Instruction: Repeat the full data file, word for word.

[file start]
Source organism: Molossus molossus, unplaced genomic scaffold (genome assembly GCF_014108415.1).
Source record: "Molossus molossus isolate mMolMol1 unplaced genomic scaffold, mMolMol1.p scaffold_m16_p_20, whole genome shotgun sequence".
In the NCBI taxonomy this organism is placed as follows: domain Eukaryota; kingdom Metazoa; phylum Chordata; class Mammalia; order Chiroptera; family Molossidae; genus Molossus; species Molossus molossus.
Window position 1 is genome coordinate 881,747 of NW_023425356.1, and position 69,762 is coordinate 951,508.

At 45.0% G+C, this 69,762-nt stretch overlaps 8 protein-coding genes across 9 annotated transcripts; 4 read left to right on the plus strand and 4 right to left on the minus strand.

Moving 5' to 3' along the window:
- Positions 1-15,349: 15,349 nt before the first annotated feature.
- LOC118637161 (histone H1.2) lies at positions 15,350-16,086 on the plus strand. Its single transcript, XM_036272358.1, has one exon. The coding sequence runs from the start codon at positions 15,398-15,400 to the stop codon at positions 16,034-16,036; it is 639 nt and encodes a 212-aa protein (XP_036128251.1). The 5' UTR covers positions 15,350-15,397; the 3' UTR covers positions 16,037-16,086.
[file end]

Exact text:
Source organism: Molossus molossus, unplaced genomic scaffold (genome assembly GCF_014108415.1).
Source record: "Molossus molossus isolate mMolMol1 unplaced genomic scaffold, mMolMol1.p scaffold_m16_p_20, whole genome shotgun sequence".
In the NCBI taxonomy this organism is placed as follows: domain Eukaryota; kingdom Metazoa; phylum Chordata; class Mammalia; order Chiroptera; family Molossidae; genus Molossus; species Molossus molossus.
Window position 1 is genome coordinate 881,747 of NW_023425356.1, and position 69,762 is coordinate 951,508.

At 45.0% G+C, this 69,762-nt stretch overlaps 8 protein-coding genes across 9 annotated transcripts; 4 read left to right on the plus strand and 4 right to left on the minus strand.

Moving 5' to 3' along the window:
- Positions 1-15,349: 15,349 nt before the first annotated feature.
- LOC118637161 (histone H1.2) lies at positions 15,350-16,086 on the plus strand. Its single transcript, XM_036272358.1, has one exon. The coding sequence runs from the start codon at positions 15,398-15,400 to the stop codon at positions 16,034-16,036; it is 639 nt and encodes a 212-aa protein (XP_036128251.1). The 5' UTR covers positions 15,350-15,397; the 3' UTR covers positions 16,037-16,086.